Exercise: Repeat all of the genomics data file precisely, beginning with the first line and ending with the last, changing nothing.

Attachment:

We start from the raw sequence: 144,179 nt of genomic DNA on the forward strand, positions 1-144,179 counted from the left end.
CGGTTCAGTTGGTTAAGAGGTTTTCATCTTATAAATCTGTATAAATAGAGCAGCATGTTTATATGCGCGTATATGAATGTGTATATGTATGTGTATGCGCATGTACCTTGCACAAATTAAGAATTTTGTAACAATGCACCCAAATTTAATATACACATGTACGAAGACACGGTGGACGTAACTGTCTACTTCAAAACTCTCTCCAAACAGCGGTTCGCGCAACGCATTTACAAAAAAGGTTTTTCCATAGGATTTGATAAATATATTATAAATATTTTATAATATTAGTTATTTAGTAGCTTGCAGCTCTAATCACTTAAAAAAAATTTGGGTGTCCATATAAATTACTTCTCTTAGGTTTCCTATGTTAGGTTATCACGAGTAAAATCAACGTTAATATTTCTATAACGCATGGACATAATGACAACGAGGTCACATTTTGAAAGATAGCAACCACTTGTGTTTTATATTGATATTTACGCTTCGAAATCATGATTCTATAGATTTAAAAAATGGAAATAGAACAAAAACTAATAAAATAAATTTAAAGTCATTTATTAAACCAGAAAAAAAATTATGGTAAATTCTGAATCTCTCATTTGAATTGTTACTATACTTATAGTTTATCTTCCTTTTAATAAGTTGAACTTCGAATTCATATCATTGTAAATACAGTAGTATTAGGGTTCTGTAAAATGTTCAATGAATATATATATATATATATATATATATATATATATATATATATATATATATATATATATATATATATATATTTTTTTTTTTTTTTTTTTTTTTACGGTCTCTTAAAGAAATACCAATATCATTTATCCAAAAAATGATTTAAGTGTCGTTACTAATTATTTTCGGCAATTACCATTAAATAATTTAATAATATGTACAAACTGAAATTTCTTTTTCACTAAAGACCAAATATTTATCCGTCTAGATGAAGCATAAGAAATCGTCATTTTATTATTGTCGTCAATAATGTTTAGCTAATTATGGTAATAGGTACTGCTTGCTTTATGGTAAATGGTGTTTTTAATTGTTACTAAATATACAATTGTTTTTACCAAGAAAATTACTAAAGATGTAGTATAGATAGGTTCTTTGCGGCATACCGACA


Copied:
We start from the raw sequence: 144,179 nt of genomic DNA on the forward strand, positions 1-144,179 counted from the left end.
CGGTTCAGTTGGTTAAGAGGTTTTCATCTTATAAATCTGTATAAATAGAGCAGCATGTTTATATGCGCGTATATGAATGTGTATATGTATGTGTATGCGCATGTACCTTGCACAAATTAAGAATTTTGTAACAATGCACCCAAATTTAATATACACATGTACGAAGACACGGTGGACGTAACTGTCTACTTCAAAACTCTCTCCAAACAGCGGTTCGCGCAACGCATTTACAAAAAAGGTTTTTCCATAGGATTTGATAAATATATTATAAATATTTTATAATATTAGTTATTTAGTAGCTTGCAGCTCTAATCACTTAAAAAAAATTTGGGTGTCCATATAAATTACTTCTCTTAGGTTTCCTATGTTAGGTTATCACGAGTAAAATCAACGTTAATATTTCTATAACGCATGGACATAATGACAACGAGGTCACATTTTGAAAGATAGCAACCACTTGTGTTTTATATTGATATTTACGCTTCGAAATCATGATTCTATAGATTTAAAAAATGGAAATAGAACAAAAACTAATAAAATAAATTTAAAGTCATTTATTAAACCAGAAAAAAAATTATGGTAAATTCTGAATCTCTCATTTGAATTGTTACTATACTTATAGTTTATCTTCCTTTTAATAAGTTGAACTTCGAATTCATATCATTGTAAATACAGTAGTATTAGGGTTCTGTAAAATGTTCAATGAATATATATATATATATATATATATATATATATATATATATATATATATATATATATATATATATATATATTTTTTTTTTTTTTTTTTTTTTTACGGTCTCTTAAAGAAATACCAATATCATTTATCCAAAAAATGATTTAAGTGTCGTTACTAATTATTTTCGGCAATTACCATTAAATAATTTAATAATATGTACAAACTGAAATTTCTTTTTCACTAAAGACCAAATATTTATCCGTCTAGATGAAGCATAAGAAATCGTCATTTTATTATTGTCGTCAATAATGTTTAGCTAATTATGGTAATAGGTACTGCTTGCTTTATGGTAAATGGTGTTTTTAATTGTTACTAAATATACAATTGTTTTTACCAAGAAAATTACTAAAGATGTAGTATAGATAGGTTCTTTGCGGCATACCGACA